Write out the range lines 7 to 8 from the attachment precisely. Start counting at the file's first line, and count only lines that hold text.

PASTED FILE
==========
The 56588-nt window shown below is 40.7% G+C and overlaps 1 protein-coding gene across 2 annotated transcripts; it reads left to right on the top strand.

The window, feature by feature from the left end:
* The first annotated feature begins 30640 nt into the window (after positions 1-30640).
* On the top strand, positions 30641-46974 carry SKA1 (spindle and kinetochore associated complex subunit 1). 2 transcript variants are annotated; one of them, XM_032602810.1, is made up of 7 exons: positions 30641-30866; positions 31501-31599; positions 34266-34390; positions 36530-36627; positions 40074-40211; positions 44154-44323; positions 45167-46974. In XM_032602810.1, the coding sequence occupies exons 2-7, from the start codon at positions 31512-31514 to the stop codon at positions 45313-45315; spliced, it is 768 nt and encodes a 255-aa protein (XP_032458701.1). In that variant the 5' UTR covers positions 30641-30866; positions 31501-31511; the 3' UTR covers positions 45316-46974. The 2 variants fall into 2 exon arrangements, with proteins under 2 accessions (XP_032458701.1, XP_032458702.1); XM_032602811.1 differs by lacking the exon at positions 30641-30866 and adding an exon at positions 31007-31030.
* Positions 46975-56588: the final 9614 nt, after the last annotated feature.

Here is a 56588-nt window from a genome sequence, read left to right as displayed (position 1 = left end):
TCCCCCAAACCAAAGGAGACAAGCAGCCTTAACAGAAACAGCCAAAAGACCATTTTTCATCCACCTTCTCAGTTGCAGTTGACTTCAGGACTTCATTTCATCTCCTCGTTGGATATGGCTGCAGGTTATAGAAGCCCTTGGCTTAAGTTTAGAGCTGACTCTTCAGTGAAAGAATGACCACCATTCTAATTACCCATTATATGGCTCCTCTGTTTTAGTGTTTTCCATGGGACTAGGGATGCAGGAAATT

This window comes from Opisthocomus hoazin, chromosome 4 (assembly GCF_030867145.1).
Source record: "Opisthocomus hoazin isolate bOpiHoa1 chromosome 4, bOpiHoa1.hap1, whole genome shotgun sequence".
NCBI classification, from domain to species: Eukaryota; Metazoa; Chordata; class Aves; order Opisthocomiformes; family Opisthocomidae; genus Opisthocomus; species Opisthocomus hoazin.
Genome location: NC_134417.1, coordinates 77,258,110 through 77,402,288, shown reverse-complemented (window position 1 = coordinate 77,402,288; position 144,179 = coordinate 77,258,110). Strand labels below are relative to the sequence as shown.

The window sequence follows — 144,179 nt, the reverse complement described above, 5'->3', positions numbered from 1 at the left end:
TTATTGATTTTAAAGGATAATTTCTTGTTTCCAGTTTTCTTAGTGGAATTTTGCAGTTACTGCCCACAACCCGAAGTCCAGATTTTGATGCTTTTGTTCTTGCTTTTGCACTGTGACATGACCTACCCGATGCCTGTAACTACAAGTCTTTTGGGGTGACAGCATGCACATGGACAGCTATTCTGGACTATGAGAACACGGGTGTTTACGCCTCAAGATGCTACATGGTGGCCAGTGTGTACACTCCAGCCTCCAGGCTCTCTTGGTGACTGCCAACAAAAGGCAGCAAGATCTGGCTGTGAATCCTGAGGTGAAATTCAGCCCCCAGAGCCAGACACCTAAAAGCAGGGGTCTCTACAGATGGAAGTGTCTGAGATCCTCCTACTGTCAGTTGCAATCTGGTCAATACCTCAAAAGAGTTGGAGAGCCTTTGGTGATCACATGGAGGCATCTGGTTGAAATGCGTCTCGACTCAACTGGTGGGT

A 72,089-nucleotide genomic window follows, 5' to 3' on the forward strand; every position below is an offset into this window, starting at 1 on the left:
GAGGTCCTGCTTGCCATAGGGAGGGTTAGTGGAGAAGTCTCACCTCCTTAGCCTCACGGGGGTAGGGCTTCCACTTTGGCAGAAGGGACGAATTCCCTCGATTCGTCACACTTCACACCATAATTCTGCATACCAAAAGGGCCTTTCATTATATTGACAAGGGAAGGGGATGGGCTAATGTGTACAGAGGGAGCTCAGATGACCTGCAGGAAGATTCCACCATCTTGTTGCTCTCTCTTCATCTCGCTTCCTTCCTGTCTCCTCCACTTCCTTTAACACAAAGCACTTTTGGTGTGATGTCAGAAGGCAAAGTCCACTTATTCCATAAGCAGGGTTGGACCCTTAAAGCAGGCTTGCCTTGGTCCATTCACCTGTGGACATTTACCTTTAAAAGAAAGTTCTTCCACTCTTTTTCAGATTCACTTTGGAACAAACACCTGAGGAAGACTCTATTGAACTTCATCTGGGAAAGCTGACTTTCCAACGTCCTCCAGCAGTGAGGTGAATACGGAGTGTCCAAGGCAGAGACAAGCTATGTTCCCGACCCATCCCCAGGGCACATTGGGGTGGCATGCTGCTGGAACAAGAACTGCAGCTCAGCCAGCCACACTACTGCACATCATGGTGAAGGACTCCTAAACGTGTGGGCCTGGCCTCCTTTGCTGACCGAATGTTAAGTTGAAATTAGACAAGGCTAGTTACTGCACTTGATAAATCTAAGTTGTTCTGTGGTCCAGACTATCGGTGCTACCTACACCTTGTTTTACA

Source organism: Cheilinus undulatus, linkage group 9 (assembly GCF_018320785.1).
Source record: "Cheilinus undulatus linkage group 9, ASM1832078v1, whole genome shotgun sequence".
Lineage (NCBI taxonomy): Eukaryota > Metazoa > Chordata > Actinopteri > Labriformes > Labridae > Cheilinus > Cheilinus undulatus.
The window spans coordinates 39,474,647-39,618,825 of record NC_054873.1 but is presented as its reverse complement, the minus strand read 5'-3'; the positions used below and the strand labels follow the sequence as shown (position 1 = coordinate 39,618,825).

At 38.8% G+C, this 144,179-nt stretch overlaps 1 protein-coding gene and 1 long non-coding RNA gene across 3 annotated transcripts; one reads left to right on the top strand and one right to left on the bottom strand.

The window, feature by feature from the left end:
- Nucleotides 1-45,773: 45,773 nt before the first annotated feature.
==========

TCCCCCAAACCAAAGGAGACAAGCAGCCTTAACAGAAACAGCCAAAAGACCATTTTTCATCCACCTTCTCAGTTGCAGTTGACTTCAGGACTTCATTTCATCTCCTCGTTGGATATGGCTGCAGGTTATAGAAGCCCTTGGCTTAAGTTTAGAGCTGACTCTTCAGTGAAAGAATGACCACCATTCTAATTACCCATTATATGGCTCCTCTGTTTTAGTGTTTTCCATGGGACTAGGGATGCAGGAAATT

This window comes from Opisthocomus hoazin, chromosome 4 (assembly GCF_030867145.1).